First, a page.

You can see that some of the raspberries have broken apart, giving the dough a pinkish cast. Don’t worry about this…the color will fade once they’re baked.

Brush the surface of the scones with your egg wash and place them in the oven. Bake until deep, golden brown.

Remove from the oven and allow to cool slightly before serving.

Confession – we never wait. We eat them hot out of the oven. But be forewarned – you do this at your own risk.

Upon removal from the oven, the white chocolate chips are like hot lava and can burn you. Badly.

I know. My lip still has the scar to prove it.

Not a pleasant experience!

But what IS a pleasant experience, is biting into the deliciousness of this Triple Berry White-Chocolate Scone paired with a  cup of  hot English tea or a frothy latte’.

Juan Valdez thanks you!

Basic Buttermilk Scones

Original version from If Teacups Could Talk by Emilie Barnes

2 cups flour
3 T. white sugar
1 T. baking powder
½ t. salt
6 T. butter, chilled
½ cup buttermilk
1 egg, beaten well (for wash)


Put the flour, sugar, baking powder and salt in the bowl of a food processor with metal blade attached.  Pulse off and on to combine ingredients.  Using a knife, cut butter into ½” slices; scatter over the top of the flour mixture. Pulse processor off and on until butter has been cut into small pieces and mixture resembles coarse crumbs – about 15-20 seconds. If no processor is available, cut the mixture by hand with a pasty cutter.  Pour this dry stuff into a medium-sized mixing bowl.

Add buttermilk and using a fork, toss the ingredients together until no dry patches of flour are visible. DO NOT stir the mixture or your scones will be tough.  If mixture is too dry, you may add more buttermilk, 1 tablespoon at a time, until all dry patches of flour are gone.

Dump the contents of your mixing bowl onto a lightly floured surface and form into a ball. Gently knead a few times to make it cohesive.  Pat gently into a 6-7” circle.  With a sharp knife, cut into 8 wedges.  Transfer wedges unto a parchment-covered baking sheet; leave about 1″ of space between wedges.  Brush wedges with egg wash.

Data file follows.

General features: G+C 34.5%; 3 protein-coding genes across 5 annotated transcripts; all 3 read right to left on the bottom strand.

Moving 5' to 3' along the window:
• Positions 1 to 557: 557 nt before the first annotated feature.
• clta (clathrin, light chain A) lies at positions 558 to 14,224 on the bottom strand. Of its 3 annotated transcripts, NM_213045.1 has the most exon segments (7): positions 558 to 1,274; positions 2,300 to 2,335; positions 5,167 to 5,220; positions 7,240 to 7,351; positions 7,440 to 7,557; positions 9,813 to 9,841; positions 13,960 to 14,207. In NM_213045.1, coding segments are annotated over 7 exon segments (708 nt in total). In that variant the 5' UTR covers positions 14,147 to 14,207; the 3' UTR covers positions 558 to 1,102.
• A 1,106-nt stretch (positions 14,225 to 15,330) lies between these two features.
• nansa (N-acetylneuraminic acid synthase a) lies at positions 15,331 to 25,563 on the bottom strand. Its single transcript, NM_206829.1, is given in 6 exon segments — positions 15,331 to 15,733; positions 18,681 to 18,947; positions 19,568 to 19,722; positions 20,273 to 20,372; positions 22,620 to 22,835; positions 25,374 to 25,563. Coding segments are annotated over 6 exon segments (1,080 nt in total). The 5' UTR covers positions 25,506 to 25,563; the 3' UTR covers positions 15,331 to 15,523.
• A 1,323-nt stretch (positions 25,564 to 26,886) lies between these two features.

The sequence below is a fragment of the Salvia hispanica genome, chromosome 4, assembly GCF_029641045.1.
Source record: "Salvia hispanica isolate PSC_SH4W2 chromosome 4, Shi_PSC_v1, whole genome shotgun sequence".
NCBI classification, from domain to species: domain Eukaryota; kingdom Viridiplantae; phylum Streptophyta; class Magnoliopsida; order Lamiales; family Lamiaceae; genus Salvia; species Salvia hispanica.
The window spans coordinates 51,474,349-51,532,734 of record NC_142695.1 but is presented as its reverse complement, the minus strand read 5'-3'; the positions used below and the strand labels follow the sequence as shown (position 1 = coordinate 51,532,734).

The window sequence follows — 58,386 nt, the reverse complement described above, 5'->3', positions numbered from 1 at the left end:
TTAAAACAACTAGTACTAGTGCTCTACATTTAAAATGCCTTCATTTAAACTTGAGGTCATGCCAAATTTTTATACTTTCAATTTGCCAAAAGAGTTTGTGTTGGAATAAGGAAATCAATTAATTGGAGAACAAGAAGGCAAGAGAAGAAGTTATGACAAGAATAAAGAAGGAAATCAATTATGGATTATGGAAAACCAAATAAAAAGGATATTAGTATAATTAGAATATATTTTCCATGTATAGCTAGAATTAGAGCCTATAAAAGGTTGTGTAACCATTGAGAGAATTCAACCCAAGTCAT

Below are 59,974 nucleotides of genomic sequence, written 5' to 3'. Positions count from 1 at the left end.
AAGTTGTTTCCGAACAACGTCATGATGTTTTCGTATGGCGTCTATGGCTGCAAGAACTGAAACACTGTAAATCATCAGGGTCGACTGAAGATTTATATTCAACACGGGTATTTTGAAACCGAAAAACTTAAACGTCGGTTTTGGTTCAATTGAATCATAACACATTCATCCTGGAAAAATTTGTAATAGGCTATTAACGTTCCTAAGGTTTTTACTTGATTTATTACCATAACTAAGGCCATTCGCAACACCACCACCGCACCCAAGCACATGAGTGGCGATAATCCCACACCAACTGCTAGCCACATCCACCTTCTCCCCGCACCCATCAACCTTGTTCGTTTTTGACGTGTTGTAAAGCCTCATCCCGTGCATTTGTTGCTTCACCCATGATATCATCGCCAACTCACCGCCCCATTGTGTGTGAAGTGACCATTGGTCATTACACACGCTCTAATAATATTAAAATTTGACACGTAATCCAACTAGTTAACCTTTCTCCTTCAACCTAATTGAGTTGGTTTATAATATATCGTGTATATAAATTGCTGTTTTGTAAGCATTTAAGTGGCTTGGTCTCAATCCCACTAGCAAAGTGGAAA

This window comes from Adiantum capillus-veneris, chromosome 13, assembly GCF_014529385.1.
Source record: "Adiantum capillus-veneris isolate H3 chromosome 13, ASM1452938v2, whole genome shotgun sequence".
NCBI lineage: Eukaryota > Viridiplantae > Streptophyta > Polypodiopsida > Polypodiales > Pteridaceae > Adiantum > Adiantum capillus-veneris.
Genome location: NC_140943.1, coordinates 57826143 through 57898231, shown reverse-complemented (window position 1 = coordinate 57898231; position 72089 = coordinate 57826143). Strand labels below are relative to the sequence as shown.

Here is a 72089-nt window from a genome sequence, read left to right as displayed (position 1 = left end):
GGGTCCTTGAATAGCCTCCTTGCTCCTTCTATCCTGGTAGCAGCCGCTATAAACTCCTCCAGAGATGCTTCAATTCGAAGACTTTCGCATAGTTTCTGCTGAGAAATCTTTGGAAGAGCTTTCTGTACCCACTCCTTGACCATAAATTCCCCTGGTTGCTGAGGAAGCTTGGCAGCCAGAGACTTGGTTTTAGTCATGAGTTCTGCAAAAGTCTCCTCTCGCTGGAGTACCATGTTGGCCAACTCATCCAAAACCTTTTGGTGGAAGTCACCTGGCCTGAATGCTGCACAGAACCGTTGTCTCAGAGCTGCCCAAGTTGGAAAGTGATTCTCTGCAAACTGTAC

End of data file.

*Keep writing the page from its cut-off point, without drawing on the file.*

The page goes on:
Bake in 425 degree oven for 19-21 minutes or until deep golden brown.  Remove from oven and enjoy while warm with jam and Devonshire cream.

Tasty variations:

Triple Berry White-Chocolate Scones Add ¾ cup premium white-chocolate chips and 1 cup fresh or frozen (slightly thawed) triple berry blend to the mixing bowl, along with your buttermilk. The berries will release moisture, so be sure not to add more than ½ cup buttermilk or scone dough will be very soft and hard to handle. Proceed as above.

Raspberry-White Chocolate Scones
Add ¾ cup premium white-chocolate chips and 1 cup fresh or frozen (slightly thawed) raspberries to the mixing bowl, along with your buttermilk. The raspberries will release moisture, so be sure not to add more than ½ cup buttermilk or scone dough will be very soft and hard to handle. Proceed as above.

Blueberry Lemon Scones w/ Lemon Glaze
Add 2 teaspoons grated lemon peel and 1 cup fresh or frozen (slightly thawed) blueberries to the mixing bowl, along with the buttermilk. Proceed as above.

For glaze: mix 1 cup powdered sugar and enough fresh lemon juice to make a glaze of spreading consistency. After scones come out of oven, allow them to cool for 5 minutes, then spread or drizzle glaze over the tops of scones.

Other variations:

Apple Cinnamon-Raisin Scones

Cranberry Orange Scones

Banana Toffee Scones